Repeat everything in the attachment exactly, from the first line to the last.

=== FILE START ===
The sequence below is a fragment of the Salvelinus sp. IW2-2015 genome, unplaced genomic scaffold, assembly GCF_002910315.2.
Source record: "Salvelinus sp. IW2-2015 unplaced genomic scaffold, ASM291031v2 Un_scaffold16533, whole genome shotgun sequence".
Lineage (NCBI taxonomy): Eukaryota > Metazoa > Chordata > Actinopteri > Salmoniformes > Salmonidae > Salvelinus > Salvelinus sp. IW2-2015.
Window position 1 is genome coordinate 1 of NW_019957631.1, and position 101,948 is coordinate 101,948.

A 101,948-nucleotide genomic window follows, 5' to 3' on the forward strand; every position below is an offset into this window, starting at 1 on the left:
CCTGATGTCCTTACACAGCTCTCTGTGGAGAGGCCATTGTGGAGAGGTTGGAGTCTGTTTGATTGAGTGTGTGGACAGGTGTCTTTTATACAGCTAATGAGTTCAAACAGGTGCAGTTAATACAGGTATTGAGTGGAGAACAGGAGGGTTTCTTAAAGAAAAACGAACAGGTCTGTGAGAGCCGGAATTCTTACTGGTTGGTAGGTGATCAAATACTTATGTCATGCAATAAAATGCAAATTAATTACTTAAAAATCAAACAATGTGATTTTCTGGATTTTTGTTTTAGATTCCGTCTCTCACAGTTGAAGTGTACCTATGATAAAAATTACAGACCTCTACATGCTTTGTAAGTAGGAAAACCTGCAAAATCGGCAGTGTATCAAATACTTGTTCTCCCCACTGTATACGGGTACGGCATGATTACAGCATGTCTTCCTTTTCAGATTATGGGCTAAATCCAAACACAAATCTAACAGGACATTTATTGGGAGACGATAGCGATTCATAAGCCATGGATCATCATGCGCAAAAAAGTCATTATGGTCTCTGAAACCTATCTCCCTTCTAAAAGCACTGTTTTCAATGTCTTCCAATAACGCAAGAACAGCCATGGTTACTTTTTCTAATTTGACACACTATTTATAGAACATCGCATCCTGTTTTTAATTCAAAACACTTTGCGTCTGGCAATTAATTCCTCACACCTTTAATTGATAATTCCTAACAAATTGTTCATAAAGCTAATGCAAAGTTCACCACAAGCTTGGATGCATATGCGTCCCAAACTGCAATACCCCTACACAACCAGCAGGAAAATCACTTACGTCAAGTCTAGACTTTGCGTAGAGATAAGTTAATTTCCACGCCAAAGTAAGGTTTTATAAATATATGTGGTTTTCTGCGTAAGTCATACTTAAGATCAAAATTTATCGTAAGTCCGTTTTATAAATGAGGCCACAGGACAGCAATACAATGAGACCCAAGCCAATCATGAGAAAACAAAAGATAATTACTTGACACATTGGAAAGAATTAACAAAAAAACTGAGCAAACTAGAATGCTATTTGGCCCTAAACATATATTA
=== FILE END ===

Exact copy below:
The sequence below is a fragment of the Salvelinus sp. IW2-2015 genome, unplaced genomic scaffold, assembly GCF_002910315.2.
Source record: "Salvelinus sp. IW2-2015 unplaced genomic scaffold, ASM291031v2 Un_scaffold16533, whole genome shotgun sequence".
Lineage (NCBI taxonomy): Eukaryota > Metazoa > Chordata > Actinopteri > Salmoniformes > Salmonidae > Salvelinus > Salvelinus sp. IW2-2015.
Window position 1 is genome coordinate 1 of NW_019957631.1, and position 101,948 is coordinate 101,948.

A 101,948-nucleotide genomic window follows, 5' to 3' on the forward strand; every position below is an offset into this window, starting at 1 on the left:
CCTGATGTCCTTACACAGCTCTCTGTGGAGAGGCCATTGTGGAGAGGTTGGAGTCTGTTTGATTGAGTGTGTGGACAGGTGTCTTTTATACAGCTAATGAGTTCAAACAGGTGCAGTTAATACAGGTATTGAGTGGAGAACAGGAGGGTTTCTTAAAGAAAAACGAACAGGTCTGTGAGAGCCGGAATTCTTACTGGTTGGTAGGTGATCAAATACTTATGTCATGCAATAAAATGCAAATTAATTACTTAAAAATCAAACAATGTGATTTTCTGGATTTTTGTTTTAGATTCCGTCTCTCACAGTTGAAGTGTACCTATGATAAAAATTACAGACCTCTACATGCTTTGTAAGTAGGAAAACCTGCAAAATCGGCAGTGTATCAAATACTTGTTCTCCCCACTGTATACGGGTACGGCATGATTACAGCATGTCTTCCTTTTCAGATTATGGGCTAAATCCAAACACAAATCTAACAGGACATTTATTGGGAGACGATAGCGATTCATAAGCCATGGATCATCATGCGCAAAAAAGTCATTATGGTCTCTGAAACCTATCTCCCTTCTAAAAGCACTGTTTTCAATGTCTTCCAATAACGCAAGAACAGCCATGGTTACTTTTTCTAATTTGACACACTATTTATAGAACATCGCATCCTGTTTTTAATTCAAAACACTTTGCGTCTGGCAATTAATTCCTCACACCTTTAATTGATAATTCCTAACAAATTGTTCATAAAGCTAATGCAAAGTTCACCACAAGCTTGGATGCATATGCGTCCCAAACTGCAATACCCCTACACAACCAGCAGGAAAATCACTTACGTCAAGTCTAGACTTTGCGTAGAGATAAGTTAATTTCCACGCCAAAGTAAGGTTTTATAAATATATGTGGTTTTCTGCGTAAGTCATACTTAAGATCAAAATTTATCGTAAGTCCGTTTTATAAATGAGGCCACAGGACAGCAATACAATGAGACCCAAGCCAATCATGAGAAAACAAAAGATAATTACTTGACACATTGGAAAGAATTAACAAAAAAACTGAGCAAACTAGAATGCTATTTGGCCCTAAACATATATTA